May 13th, 2017

The Benelux countries tackle cross-border fraud in the healthcare sector

An EHFCN publication estimates the volume of fraud in Europe at millions of euros

Brussels, 12-05-2017| The Belgian Minister of Public Health, Maggie De Block, the Dutch State Secretary for Health, Martin van Rijn, and the Luxemburg Minister of Public Health, Lydia Mutsch (LU), have undertaken in a Declaration of Intent to work together to prevent and tackle cross-border healthcare fraud. The aim is to offer citizens maximum protection against risks such as those of care providers already found guilty in one country, but who continue their illegal activities across the border. Ministers are also aiming to minimise the damage inflicted by such fraud on health budgets, so that the money saved can be invested more productively in healthcare for patients. A recent study by the EHFCN (European Healthcare Fraud and Corruption Network) reveals that healthcare fraud in Europe amounts to millions of euros. This Benelux declaration was signed by the countries’ high representatives at a kick-off meeting at the Benelux General Secretariat in Brussels.

Maggie De Block, the Belgian Minister of Public Health: ‘Healthcare is being financed through contributions of the citizen. That is why we owe it to the citizens to invest that money in high-quality and accessible healthcare. Waste, abuse, fraud and corruption do not fit into this picture. That is why we tackle these issues in our policy on a national level. Unfortunately, fraud and corruption do not stop at national borders. On the contrary, fraudsters increasingly cross borders to defraud and transgress those limits. Therefore there is only one answer, and that is ‘international cooperation’.

Martin van Rijn, the Dutch State Secretary for Health: ‘Fraud and improper use in healthcare are not acceptable and should be dealt with most severely. Both attack the sustainability and solidarity of our healthcare systems. Therefore it is paramount for Benelux countries to tackle the cross-border fraud in healthcare together’.  

Lydia Mutsch, the Luxembourg Minister of Health, stated that: ‘the Declaration of Intent signed today between the Benelux Member States is a strong signal expressing the determination of the signatories to prevent and tackle cross-border healthcare fraud’. 

Fraud amounting to several million euros

The EHFCN published a book on the nature and scale of this fraud, and on corruption and waste in the healthcare sector in 9 European countries. The healthcare systems and risks of fraud in these countries (Belgium, the Netherlands, France, the United Kingdom, Slovenia, Italy, Portugal, Poland and Lithuania) were examined closely. The conclusion drawn is that most cases of fraud involve invoices for care never provided, or for too high a sum, followed by cases relating to public procurement fraud in the healthcare sector. Although the book states that it is difficult to put an overall figure on the real scale of this fraud, there are indications that it amounts to several million euros. 11.5 million euros, for example, were recovered in Belgium just for 2015, and 18.7 million euros in the Netherlands in 2014. In some other countries, the amounts involved are even higher.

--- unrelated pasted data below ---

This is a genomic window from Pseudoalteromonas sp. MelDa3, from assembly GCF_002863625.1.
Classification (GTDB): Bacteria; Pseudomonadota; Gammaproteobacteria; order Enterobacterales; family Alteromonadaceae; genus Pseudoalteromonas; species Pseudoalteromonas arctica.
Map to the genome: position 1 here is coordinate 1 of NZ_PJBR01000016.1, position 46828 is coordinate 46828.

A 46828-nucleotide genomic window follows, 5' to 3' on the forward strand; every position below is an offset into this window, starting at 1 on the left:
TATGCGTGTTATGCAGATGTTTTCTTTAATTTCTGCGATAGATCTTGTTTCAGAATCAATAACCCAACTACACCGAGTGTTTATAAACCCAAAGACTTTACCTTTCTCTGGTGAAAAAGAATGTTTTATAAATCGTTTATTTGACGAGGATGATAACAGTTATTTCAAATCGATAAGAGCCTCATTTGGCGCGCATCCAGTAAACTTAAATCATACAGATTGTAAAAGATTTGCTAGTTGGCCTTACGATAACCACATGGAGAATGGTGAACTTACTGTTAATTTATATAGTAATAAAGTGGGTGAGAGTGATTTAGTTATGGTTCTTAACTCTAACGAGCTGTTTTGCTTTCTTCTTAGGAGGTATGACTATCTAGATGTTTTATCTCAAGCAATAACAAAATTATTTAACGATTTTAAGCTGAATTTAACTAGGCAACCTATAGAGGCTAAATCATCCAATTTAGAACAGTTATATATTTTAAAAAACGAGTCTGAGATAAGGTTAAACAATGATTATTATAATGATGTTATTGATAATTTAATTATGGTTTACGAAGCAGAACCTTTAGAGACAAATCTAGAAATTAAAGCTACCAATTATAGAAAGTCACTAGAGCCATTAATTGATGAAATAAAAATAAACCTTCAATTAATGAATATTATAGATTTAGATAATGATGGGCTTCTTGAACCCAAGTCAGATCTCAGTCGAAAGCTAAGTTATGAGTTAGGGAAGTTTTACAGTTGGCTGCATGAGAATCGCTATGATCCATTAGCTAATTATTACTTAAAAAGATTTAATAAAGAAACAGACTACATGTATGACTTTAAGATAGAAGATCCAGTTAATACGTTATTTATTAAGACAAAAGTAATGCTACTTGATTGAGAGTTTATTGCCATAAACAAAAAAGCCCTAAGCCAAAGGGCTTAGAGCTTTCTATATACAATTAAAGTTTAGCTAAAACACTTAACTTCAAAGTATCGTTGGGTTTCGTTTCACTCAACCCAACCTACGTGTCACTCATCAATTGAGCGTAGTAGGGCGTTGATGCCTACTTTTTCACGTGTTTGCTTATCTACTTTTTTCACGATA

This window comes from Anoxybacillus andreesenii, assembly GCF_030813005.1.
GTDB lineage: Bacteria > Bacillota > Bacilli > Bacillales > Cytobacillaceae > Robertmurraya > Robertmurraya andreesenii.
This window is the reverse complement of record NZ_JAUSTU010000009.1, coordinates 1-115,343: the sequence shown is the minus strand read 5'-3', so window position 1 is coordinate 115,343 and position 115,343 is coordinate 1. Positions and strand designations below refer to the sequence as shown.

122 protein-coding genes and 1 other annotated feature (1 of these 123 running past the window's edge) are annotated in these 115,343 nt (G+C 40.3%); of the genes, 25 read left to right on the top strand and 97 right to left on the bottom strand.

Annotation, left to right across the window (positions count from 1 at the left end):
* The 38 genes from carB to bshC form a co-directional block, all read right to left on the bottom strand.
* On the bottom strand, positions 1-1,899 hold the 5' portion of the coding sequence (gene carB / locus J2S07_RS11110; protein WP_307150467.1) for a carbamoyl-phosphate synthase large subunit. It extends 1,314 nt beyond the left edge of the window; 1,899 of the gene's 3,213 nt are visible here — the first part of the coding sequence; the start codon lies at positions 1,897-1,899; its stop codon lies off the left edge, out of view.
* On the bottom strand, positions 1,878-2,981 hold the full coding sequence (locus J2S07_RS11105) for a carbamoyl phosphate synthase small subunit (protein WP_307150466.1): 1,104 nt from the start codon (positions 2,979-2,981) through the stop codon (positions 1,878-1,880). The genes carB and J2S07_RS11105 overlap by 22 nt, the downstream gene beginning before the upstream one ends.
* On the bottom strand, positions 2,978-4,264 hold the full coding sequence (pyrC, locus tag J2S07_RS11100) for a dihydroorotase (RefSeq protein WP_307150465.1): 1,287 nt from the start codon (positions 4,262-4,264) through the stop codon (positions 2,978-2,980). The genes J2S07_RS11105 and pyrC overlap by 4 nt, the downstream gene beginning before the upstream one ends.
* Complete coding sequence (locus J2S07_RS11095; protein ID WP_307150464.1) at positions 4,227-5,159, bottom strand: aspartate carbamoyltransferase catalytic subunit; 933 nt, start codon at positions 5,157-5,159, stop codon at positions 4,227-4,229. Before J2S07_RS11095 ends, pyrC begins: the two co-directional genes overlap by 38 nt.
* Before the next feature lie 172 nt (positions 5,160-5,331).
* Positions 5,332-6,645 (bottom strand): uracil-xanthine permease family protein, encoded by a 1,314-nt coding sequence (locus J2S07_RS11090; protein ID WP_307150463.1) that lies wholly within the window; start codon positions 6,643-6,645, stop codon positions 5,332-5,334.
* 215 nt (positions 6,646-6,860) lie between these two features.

The publication also concludes that it is vital to establish multi-disciplinary cooperation between the various countries.

René Jansen, President of EHFCN: ‘The fight against fraud, corruption and waste is a major contribution to the financial sustainability of our healthcare systems and a contribution to the citizens’ basic trust in the integrity of healthcare’.

The Benelux addresses prevention  

By signing this declaration of intent, the three countries undertake to avert risks of healthcare fraud by cooperating more closely and carrying out a targeted investigation. It is particularly important to tackle fraud committed by care providers already found guilty of offences, misuse of the European Health Insurance Card, and to clamp down on fraud relating to the financial flows between the Benelux countries.

The three countries will be setting up a working group of representatives from the departments and stakeholders concerned. Experts will share information and good practices on tackling healthcare fraud, and will carry out a targeted investigation to map the various forms of fraud. Cooperation between these countries will also be stepped up by making administrative procedures more transparent. Finally, an information system will be established between the competent authorities. All this will be set out in an overall action plan.

Thomas Antoine, Benelux Secretary General: ‘It is important for the Benelux countries to have a common approach, as the fraudsters often cross the border to avoid particular national legal systems or to take advantage of certain inefficiencies, thus evading inspections and checks. Our shared objective is to obtain tangible results for the authorities and practitioners involved, as well as for all patients in Europe’.          

Pioneers in Europe

By taking this step, the three Benelux countries are once again playing a pioneering role in Europe, and are launching, in close cooperation, an attack on healthcare fraud, in the interest of their citizens. The European Commission will be informed of the findings of their research.

 

Image: Jo de Cock; Pedro Facon; Wampie Libon; Paul Schmit.

 

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